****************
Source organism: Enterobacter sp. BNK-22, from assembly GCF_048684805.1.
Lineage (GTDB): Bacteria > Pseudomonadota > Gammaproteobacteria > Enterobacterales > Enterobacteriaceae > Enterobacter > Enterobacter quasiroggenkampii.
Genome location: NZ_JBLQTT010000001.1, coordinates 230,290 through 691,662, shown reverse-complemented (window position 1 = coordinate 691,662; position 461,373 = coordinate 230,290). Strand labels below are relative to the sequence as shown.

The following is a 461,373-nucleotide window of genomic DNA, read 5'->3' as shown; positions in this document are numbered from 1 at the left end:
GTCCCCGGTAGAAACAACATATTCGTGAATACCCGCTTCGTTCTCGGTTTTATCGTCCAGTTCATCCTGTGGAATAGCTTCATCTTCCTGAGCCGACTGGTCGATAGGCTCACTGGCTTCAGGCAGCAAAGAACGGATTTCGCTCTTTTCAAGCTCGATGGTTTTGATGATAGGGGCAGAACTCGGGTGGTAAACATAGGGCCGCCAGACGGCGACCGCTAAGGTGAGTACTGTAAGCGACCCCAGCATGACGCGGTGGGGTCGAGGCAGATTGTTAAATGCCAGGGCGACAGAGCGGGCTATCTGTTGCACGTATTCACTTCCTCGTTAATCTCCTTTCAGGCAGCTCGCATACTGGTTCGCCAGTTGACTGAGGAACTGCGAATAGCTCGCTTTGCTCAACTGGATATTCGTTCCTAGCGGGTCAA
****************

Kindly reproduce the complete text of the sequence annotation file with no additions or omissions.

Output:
Source organism: Enterobacter sp. BNK-22, from assembly GCF_048684805.1.
Lineage (GTDB): Bacteria > Pseudomonadota > Gammaproteobacteria > Enterobacterales > Enterobacteriaceae > Enterobacter > Enterobacter quasiroggenkampii.
Genome location: NZ_JBLQTT010000001.1, coordinates 230,290 through 691,662, shown reverse-complemented (window position 1 = coordinate 691,662; position 461,373 = coordinate 230,290). Strand labels below are relative to the sequence as shown.

The following is a 461,373-nucleotide window of genomic DNA, read 5'->3' as shown; positions in this document are numbered from 1 at the left end:
GTCCCCGGTAGAAACAACATATTCGTGAATACCCGCTTCGTTCTCGGTTTTATCGTCCAGTTCATCCTGTGGAATAGCTTCATCTTCCTGAGCCGACTGGTCGATAGGCTCACTGGCTTCAGGCAGCAAAGAACGGATTTCGCTCTTTTCAAGCTCGATGGTTTTGATGATAGGGGCAGAACTCGGGTGGTAAACATAGGGCCGCCAGACGGCGACCGCTAAGGTGAGTACTGTAAGCGACCCCAGCATGACGCGGTGGGGTCGAGGCAGATTGTTAAATGCCAGGGCGACAGAGCGGGCTATCTGTTGCACGTATTCACTTCCTCGTTAATCTCCTTTCAGGCAGCTCGCATACTGGTTCGCCAGTTGACTGAGGAACTGCGAATAGCTCGCTTTGCTCAACTGGATATTCGTTCCTAGCGGGTCAA